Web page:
Archive for the 'DIY' Category

It’s Time For Show & Tell!

July 3, 2009

I spent some time tonight talking with the lovely Ana (who btw is finally back to blogging! check her out HERE), who I’ve discovered is not only gorgeous but amazingly patient and kind, and she inspired me to post some photos of the odds and ends I’ve made over the past few years. It doesn’t even compare to the amazing artwork that Ana creates, but I hope you have fun looking at it!

This is a freshwater pearl and Swarovski crystal necklace that has a little charm on front and a toggle closure that’s comprised of pearls and a crystal ball.

Two of my favorite bracelets that I’ve made although I rarely wear them. On top is a Swarovski crystal tennis bracelet, and underneath is this cool bracelet I saw at Henri Bendel’s and just had to have but wasn’t willing to pay the price for–so I just made it myself!

Close-ups of the two bracelets from above, minus the flash so you can see the detail better.

Pink pearl and black Swarovski crystal earrings. I happen to love these.

A Swarovski crystal stretchy bracelet I made the other night. I’m not crazy about it and will probably end up taking it apart and turning it into something else.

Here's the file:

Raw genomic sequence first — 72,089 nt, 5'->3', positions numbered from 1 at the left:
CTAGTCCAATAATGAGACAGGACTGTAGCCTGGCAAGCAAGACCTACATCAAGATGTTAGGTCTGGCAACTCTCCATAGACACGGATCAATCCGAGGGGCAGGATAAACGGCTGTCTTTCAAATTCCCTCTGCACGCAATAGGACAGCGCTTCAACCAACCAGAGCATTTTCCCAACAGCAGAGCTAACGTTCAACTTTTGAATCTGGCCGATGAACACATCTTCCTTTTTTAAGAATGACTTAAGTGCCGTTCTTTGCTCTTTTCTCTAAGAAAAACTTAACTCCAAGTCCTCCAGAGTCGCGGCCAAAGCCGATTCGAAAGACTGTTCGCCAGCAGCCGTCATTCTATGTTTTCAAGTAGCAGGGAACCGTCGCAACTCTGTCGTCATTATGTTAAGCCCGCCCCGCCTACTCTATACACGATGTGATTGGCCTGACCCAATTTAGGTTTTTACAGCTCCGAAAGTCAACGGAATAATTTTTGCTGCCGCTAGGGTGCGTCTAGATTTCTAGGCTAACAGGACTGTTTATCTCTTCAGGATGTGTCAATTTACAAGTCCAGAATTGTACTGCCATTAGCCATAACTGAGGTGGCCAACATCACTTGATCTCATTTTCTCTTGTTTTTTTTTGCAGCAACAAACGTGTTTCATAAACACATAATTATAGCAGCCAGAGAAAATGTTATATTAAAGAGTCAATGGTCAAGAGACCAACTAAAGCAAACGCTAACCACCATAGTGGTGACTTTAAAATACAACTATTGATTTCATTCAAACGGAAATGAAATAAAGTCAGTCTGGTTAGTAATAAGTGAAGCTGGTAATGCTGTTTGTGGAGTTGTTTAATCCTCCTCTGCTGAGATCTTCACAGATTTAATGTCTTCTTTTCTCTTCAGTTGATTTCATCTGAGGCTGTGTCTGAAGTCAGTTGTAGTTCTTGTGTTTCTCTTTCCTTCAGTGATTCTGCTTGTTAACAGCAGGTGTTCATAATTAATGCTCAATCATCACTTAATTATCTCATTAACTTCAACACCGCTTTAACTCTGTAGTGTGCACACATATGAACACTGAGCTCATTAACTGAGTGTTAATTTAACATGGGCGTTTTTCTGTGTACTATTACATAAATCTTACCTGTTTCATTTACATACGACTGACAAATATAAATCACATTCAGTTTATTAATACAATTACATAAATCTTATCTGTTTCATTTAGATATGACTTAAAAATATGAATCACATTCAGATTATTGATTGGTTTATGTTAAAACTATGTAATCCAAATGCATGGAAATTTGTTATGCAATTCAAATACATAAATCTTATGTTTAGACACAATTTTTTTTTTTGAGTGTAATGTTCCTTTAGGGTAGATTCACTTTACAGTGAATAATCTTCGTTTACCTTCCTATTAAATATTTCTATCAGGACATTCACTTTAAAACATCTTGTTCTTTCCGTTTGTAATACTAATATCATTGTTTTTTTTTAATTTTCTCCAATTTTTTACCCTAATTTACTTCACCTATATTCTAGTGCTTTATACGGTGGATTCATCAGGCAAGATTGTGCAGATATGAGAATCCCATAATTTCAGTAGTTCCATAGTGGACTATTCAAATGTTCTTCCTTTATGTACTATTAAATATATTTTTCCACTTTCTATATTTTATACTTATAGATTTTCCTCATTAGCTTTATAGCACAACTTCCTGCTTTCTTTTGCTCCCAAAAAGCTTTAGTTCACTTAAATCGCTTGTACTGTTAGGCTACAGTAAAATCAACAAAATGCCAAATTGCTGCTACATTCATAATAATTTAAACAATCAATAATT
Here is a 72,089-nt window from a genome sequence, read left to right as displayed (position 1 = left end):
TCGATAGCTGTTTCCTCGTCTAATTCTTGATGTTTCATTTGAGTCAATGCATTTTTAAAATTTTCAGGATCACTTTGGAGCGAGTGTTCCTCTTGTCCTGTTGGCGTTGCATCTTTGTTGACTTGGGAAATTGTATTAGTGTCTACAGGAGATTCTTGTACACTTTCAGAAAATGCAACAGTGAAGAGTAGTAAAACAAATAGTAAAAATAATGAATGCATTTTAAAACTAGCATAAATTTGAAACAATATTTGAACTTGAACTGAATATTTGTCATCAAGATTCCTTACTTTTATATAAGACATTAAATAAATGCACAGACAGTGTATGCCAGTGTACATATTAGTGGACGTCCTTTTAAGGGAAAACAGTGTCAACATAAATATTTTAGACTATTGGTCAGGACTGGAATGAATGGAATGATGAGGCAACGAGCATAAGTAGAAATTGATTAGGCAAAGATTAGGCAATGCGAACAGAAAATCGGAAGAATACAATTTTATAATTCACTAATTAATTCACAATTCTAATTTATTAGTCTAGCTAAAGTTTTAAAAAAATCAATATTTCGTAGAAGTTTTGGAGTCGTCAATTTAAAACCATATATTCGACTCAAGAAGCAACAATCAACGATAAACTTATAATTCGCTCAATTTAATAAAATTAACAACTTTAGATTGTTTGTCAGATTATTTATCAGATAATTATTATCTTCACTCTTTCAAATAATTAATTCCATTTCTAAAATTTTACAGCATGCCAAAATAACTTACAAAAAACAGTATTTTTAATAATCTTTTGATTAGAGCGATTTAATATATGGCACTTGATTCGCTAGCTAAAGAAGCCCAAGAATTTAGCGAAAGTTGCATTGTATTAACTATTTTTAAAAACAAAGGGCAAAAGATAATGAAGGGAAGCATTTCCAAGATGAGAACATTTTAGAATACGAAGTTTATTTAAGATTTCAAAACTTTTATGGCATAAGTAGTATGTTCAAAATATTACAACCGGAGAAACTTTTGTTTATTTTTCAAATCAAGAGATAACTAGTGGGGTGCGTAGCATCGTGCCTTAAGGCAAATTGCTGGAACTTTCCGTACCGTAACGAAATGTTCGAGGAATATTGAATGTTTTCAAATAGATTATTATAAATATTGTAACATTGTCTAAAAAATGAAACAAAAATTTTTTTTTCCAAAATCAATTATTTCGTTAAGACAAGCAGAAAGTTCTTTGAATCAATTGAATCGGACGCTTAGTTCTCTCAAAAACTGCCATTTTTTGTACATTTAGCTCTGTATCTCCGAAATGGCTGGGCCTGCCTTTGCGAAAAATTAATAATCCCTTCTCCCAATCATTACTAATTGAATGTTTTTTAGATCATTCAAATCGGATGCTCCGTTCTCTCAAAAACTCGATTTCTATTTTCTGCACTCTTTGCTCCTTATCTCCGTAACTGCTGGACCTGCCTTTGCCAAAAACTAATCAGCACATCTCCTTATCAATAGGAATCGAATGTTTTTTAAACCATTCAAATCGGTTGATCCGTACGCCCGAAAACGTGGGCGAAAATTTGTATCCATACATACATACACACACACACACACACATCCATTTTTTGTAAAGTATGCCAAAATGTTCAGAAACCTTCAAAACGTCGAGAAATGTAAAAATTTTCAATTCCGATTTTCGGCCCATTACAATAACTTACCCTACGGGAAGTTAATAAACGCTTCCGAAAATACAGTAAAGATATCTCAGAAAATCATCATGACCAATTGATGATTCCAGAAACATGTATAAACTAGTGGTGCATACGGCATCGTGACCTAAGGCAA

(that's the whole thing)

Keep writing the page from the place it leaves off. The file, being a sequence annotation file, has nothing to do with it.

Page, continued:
Close-up of the bracelet.

This ring is meant to go with the blue bracelet above–it was another piece I saw at Bendel’s, but it was priced at $65 or so which is just insane, so I made it myself :).

A bag charm I made way back. I’m actually thinking of using the crystals from the bracelet above and turning them into more of these cute little stars–then I can string 20 or so of them together and turn them into an amazing bag charm. I’ll post photos when I’m done!

Are you into arts & crafts? Love DIY projects? Please do share!

Tutorial for a Soothing DIY Greek Yogurt Mask: You’ll Love It!

March 11, 2009
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A few months back I came home to the sight of my mother sitting at the kitchen table with a large tube of Fage Greek Yogurt sitting in front her–nothing new since we both happen to love the stuff (mixed with honey, turned into tzatziki–it’s delicious!), but what was different was that she was wearing it on her face! Turns out that greek yogurt is actually wonderful for your complexion, as I was reminded while reading the description for Korres’ Yogurt Cream.

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Korres also makes a Yogurt Mask which is $27 for 1.35 ounces, but I prefer to make my own yogurt mask at home, since even the rather pricey Fage usually runs $5-7 for 500 grams which is the equivalent of approximately 17.64 ounces.